Gerald S. Norman (1910-1985)

Inducted 1983


State Plant Board (Department of Agriculture Division of Plant)

Mediterranean Fruit Fly

Citrus Budwood Certification Program

Infra-red photography

IFAS-NANA Sensing Program

American Society of Phogrammetry

Florida Citrus Nurseryman’s Association

International Organization of Citrus Virologists


Gerald S. Norman was born on August 10, 1910 in Carbondale, Illinois. He moved to Orlando with his family when he was a child. He attended public school in Orange County and graduated from Memorial High School in 1929.

Shortly after graduation, he became part of the State Plant Board, whose primary focus was the eradication of the Mediterranean fruit fly. He initially worked as a laborer and foreman, eventually working his way up to spray supervisor by the time the project was completed in 1932. From 1932-1939, he supported himself by working in a variety of groves and canning facilities. In 1939 he traveled to the West Coast in order to work at a defense plant run by Pratt & Whitney. He also worked for Boeing during the war years before returning to Florida in 1945 in order to work as a foreman and production planner at the state’s first concentrate plant.

In 1948, he returned to the Florida State Plant Board, which had since transformed itself into the Division of Plant Industry as part of the Department of Agriculture. He started working as a grove and nursery inspector, eventually becoming assistant chief plant inspector. As part of his new position, he assumed responsibility for the Citrus Budwood Certification Program. The program, designed to assist nurseries and growers in selecting buds which were free from diseases, was given to Norman in 1953 due to his intelligence and uncompromising standards, and he led it until 1964. The program initially started with 18 growers submitting a handful of trees as candidates for budwood selection, but twelve years later, under the leadership of Norman, the program had expanded to 50,000 parent trees and had produced a staggering 13 million trees. The program helped Florida avoid virus-related catastrophes that had ravaged both California and Brazil citrus. The program was the best of its type, and served as a model for similar programs worldwide. While serving with the program, Norman also championed the extraction of budwood from the grove of Dr. Ausker E. Hughes who before his death in 1944 had specially designed a freeze-resistant grove. Norman uncovered the existence of the grove in 1955 and later became treasurer of the Hughes Memorial Fund, which gave scholarships from the proceeds of the Hughes budwood to students in horticulture and citrus at the University of Florida and Florida Southern College.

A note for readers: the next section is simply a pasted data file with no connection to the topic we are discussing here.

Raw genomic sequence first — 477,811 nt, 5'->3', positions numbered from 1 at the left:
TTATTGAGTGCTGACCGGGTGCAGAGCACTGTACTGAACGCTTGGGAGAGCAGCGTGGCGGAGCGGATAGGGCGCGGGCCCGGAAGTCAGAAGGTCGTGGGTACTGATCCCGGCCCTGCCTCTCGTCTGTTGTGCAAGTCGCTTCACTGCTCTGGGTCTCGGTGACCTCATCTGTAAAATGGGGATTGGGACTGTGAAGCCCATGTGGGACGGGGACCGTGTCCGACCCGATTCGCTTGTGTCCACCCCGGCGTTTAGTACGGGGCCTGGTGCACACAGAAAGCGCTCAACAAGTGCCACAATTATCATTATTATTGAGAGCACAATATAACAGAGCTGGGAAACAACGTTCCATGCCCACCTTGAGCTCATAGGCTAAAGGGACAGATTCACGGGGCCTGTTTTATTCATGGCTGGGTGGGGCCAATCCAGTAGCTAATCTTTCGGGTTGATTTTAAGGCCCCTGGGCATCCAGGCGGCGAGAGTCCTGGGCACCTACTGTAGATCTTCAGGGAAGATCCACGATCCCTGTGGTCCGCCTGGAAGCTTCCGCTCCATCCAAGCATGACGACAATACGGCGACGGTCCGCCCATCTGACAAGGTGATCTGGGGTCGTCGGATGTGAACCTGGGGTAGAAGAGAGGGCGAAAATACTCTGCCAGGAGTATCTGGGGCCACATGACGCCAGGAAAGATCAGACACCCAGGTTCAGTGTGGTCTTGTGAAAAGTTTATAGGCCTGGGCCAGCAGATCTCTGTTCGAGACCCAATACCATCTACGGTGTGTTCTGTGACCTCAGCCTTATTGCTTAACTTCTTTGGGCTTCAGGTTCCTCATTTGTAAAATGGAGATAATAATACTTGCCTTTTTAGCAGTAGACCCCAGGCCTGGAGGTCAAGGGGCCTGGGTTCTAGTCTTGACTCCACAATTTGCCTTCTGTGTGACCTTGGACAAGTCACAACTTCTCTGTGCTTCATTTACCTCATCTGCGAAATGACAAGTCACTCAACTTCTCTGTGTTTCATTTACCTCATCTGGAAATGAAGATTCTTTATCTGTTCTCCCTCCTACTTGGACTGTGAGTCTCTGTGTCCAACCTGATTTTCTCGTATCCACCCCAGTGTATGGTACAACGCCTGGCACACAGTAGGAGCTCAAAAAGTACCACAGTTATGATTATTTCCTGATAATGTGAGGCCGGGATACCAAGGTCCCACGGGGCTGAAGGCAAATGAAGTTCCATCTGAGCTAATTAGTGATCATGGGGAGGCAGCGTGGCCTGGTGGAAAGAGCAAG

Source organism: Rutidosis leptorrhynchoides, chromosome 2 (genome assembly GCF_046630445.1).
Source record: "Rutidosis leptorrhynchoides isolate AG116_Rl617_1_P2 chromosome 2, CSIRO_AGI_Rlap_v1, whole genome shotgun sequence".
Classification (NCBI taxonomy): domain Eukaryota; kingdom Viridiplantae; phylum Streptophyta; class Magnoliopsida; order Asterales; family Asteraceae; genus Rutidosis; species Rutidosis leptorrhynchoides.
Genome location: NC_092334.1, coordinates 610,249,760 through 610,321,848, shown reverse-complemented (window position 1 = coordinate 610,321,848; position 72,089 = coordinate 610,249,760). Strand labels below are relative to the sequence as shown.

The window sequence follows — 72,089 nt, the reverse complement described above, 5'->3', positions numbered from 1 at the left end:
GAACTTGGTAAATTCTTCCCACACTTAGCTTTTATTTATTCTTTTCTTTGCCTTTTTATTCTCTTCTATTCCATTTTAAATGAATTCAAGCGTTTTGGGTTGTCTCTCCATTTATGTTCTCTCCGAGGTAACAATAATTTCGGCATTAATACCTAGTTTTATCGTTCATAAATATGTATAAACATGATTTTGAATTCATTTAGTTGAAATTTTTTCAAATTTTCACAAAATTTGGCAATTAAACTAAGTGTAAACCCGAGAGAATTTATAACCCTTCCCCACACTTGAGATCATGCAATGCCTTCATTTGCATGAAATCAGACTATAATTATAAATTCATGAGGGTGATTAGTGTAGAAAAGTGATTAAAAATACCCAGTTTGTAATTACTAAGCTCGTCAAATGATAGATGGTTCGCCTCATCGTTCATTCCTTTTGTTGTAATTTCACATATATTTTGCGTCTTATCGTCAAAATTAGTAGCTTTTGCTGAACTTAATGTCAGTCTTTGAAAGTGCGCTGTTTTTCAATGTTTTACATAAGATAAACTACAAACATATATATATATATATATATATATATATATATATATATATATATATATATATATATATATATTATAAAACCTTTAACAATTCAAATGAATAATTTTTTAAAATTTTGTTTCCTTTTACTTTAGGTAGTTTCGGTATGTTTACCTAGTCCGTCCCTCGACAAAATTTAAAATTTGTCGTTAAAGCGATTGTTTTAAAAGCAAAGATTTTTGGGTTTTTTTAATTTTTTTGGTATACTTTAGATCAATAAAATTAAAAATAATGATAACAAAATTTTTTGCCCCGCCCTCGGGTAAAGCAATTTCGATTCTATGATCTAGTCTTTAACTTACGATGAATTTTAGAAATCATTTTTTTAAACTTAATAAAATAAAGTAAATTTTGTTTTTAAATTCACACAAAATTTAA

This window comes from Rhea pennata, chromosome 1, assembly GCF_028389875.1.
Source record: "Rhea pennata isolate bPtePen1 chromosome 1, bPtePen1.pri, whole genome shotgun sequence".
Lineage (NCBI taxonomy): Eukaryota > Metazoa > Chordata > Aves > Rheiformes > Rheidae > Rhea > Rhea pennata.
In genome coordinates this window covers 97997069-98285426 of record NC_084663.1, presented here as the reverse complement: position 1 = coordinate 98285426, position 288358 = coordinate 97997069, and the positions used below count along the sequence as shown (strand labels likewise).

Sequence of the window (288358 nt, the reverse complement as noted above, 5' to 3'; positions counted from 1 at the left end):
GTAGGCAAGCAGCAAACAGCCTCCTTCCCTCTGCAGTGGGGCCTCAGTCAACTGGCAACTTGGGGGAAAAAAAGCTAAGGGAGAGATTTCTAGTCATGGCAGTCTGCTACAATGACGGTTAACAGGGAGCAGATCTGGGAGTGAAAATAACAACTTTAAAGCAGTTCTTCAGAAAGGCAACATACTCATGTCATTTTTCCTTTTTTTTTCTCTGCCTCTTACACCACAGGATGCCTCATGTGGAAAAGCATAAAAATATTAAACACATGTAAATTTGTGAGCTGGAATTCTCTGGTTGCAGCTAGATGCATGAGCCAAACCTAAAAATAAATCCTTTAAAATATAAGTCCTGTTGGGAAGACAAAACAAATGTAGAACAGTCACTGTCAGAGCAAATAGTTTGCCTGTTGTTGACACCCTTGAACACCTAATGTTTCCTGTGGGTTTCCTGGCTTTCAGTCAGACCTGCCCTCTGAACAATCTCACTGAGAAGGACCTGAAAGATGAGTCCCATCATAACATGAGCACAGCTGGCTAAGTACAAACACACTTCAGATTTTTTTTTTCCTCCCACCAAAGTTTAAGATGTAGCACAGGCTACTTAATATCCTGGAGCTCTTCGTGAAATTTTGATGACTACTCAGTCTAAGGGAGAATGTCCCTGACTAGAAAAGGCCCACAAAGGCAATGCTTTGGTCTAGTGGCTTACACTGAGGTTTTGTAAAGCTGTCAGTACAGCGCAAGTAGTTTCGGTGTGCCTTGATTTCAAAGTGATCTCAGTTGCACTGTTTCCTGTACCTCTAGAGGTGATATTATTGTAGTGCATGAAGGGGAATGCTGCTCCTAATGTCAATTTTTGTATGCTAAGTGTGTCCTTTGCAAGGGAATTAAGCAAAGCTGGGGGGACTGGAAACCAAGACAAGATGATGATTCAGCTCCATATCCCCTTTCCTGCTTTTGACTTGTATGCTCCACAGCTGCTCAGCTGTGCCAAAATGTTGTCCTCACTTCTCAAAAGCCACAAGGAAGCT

Norman became known as an expert on citrus viruses, and was brought in to assist virus control programs in Turkey, Brazil, and Greece during the early 1960’s. In 1964, he was named the section chief of the new Methods Development Section of the Division of Plant Industry. In this new role, Norman pioneered the use of infra-red photography for the diagnosis of mass grove diseases. His findings were later integrated into the IFAS-NASA remote sensing program. Norman became the first president of the American Society of Photogrammetry. He also participated in the development and use of nuclear seedlings and established a budline for the lime industry which was free of lime blotch disease.

Gerald Norman was a member of many associations, including the Florida Citrus Nurseryman’s Association, the Florida State Horticultural Society, the American Society of Horticultural Society, Caribbean Section, the International Organization of Citrus Virologists, and the United States Registry Fruit and Nut Varieties. He was also the author or co-author of numerous papers.

He was also a family man. He married Margaret Pratt, from California, and had five daughters and one son. He retired in 1975 and was inducted into the Florida Citrus Hall of Fame eight years later, in 1983.